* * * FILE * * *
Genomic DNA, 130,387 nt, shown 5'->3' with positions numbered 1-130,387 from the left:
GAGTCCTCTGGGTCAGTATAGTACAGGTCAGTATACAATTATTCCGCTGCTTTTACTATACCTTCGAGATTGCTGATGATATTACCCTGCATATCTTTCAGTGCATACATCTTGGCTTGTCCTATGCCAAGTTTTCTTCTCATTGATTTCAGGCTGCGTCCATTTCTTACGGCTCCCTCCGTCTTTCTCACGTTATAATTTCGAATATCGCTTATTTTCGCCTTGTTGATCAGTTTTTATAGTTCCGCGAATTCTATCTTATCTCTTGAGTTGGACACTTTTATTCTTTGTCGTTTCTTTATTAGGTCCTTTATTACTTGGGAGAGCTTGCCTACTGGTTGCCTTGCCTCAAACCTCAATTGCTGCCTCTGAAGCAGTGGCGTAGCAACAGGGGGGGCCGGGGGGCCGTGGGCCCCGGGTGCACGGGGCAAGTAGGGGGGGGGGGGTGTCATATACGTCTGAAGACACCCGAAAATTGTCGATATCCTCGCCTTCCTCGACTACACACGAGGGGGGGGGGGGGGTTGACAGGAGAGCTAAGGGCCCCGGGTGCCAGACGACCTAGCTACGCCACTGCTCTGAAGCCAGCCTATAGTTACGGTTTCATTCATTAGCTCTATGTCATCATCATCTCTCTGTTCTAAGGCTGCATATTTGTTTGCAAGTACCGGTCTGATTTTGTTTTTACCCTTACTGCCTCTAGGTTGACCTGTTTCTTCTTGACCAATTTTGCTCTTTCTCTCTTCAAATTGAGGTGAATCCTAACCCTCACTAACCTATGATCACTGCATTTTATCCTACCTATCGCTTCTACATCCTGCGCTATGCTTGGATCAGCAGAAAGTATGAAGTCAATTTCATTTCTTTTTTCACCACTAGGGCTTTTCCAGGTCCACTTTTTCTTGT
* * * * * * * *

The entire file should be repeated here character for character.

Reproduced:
Genomic DNA, 130,387 nt, shown 5'->3' with positions numbered 1-130,387 from the left:
GAGTCCTCTGGGTCAGTATAGTACAGGTCAGTATACAATTATTCCGCTGCTTTTACTATACCTTCGAGATTGCTGATGATATTACCCTGCATATCTTTCAGTGCATACATCTTGGCTTGTCCTATGCCAAGTTTTCTTCTCATTGATTTCAGGCTGCGTCCATTTCTTACGGCTCCCTCCGTCTTTCTCACGTTATAATTTCGAATATCGCTTATTTTCGCCTTGTTGATCAGTTTTTATAGTTCCGCGAATTCTATCTTATCTCTTGAGTTGGACACTTTTATTCTTTGTCGTTTCTTTATTAGGTCCTTTATTACTTGGGAGAGCTTGCCTACTGGTTGCCTTGCCTCAAACCTCAATTGCTGCCTCTGAAGCAGTGGCGTAGCAACAGGGGGGGCCGGGGGGCCGTGGGCCCCGGGTGCACGGGGCAAGTAGGGGGGGGGGGGTGTCATATACGTCTGAAGACACCCGAAAATTGTCGATATCCTCGCCTTCCTCGACTACACACGAGGGGGGGGGGGGGGTTGACAGGAGAGCTAAGGGCCCCGGGTGCCAGACGACCTAGCTACGCCACTGCTCTGAAGCCAGCCTATAGTTACGGTTTCATTCATTAGCTCTATGTCATCATCATCTCTCTGTTCTAAGGCTGCATATTTGTTTGCAAGTACCGGTCTGATTTTGTTTTTACCCTTACTGCCTCTAGGTTGACCTGTTTCTTCTTGACCAATTTTGCTCTTTCTCTCTTCAAATTGAGGTGAATCCTAACCCTCACTAACCTATGATCACTGCATTTTATCCTACCTATCGCTTCTACATCCTGCGCTATGCTTGGATCAGCAGAAAGTATGAAGTCAATTTCATTTCTTTTTTCACCACTAGGGCTTTTCCAGGTCCACTTTTTCTTGT